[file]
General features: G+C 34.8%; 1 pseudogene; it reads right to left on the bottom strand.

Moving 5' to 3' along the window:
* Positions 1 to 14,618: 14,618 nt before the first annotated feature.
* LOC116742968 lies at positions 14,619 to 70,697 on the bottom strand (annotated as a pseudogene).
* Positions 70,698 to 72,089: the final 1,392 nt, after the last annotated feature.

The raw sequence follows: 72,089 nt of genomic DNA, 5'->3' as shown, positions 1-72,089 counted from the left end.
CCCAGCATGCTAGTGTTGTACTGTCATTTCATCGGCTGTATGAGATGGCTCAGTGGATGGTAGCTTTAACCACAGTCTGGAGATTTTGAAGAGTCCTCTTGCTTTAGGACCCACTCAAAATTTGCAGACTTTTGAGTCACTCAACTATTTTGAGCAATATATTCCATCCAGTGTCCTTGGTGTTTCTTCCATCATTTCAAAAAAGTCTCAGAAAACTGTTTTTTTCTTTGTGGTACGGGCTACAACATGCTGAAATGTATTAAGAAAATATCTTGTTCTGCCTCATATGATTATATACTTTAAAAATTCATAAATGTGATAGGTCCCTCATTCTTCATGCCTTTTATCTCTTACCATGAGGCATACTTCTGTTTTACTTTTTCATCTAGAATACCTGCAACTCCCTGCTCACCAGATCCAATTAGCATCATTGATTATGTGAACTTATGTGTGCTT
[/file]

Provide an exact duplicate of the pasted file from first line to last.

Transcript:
General features: G+C 34.8%; 1 pseudogene; it reads right to left on the bottom strand.

Moving 5' to 3' along the window:
* Positions 1 to 14,618: 14,618 nt before the first annotated feature.
* LOC116742968 lies at positions 14,619 to 70,697 on the bottom strand (annotated as a pseudogene).
* Positions 70,698 to 72,089: the final 1,392 nt, after the last annotated feature.

The raw sequence follows: 72,089 nt of genomic DNA, 5'->3' as shown, positions 1-72,089 counted from the left end.
CCCAGCATGCTAGTGTTGTACTGTCATTTCATCGGCTGTATGAGATGGCTCAGTGGATGGTAGCTTTAACCACAGTCTGGAGATTTTGAAGAGTCCTCTTGCTTTAGGACCCACTCAAAATTTGCAGACTTTTGAGTCACTCAACTATTTTGAGCAATATATTCCATCCAGTGTCCTTGGTGTTTCTTCCATCATTTCAAAAAAGTCTCAGAAAACTGTTTTTTTCTTTGTGGTACGGGCTACAACATGCTGAAATGTATTAAGAAAATATCTTGTTCTGCCTCATATGATTATATACTTTAAAAATTCATAAATGTGATAGGTCCCTCATTCTTCATGCCTTTTATCTCTTACCATGAGGCATACTTCTGTTTTACTTTTTCATCTAGAATACCTGCAACTCCCTGCTCACCAGATCCAATTAGCATCATTGATTATGTGAACTTATGTGTGCTT